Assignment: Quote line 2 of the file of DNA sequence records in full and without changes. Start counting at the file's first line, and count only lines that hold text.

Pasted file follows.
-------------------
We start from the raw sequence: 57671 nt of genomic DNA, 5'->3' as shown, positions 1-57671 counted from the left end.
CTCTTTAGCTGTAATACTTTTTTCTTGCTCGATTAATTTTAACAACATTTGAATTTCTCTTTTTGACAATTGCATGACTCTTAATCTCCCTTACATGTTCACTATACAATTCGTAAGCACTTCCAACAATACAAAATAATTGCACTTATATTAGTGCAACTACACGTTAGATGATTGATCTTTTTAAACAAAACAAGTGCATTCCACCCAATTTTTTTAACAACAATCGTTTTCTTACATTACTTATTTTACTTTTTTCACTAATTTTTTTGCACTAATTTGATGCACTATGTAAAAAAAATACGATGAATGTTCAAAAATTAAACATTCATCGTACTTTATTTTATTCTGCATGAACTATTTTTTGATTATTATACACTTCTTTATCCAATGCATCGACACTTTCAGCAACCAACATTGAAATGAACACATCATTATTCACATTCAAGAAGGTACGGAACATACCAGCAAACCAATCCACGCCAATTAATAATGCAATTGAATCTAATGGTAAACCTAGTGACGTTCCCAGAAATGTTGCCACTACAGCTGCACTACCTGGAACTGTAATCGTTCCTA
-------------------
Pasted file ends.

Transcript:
CTCTTTAGCTGTAATACTTTTTTCTTGCTCGATTAATTTTAACAACATTTGAATTTCTCTTTTTGACAATTGCATGACTCTTAATCTCCCTTACATGTTCACTATACAATTCGTAAGCACTTCCAACAATACAAAATAATTGCACTTATATTAGTGCAACTACACGTTAGATGATTGATCTTTTTAAACAAAACAAGTGCATTCCACCCAATTTTTTTAACAACAATCGTTTTCTTACATTACTTATTTTACTTTTTTCACTAATTTTTTTGCACTAATTTGATGCACTATGTAAAAAAAATACGATGAATGTTCAAAAATTAAACATTCATCGTACTTTATTTTATTCTGCATGAACTATTTTTTGATTATTATACACTTCTTTATCCAATGCATCGACACTTTCAGCAACCAACATTGAAATGAACACATCATTATTCACATTCAAGAAGGTACGGAACATACCAGCAAACCAATCCACGCCAATTAATAATGCAATTGAATCTAATGGTAAACCTAGTGACGTTCCCAGAAATGTTGCCACTACAGCTGCACTACCTGGAACTGTAATCGTTCCTA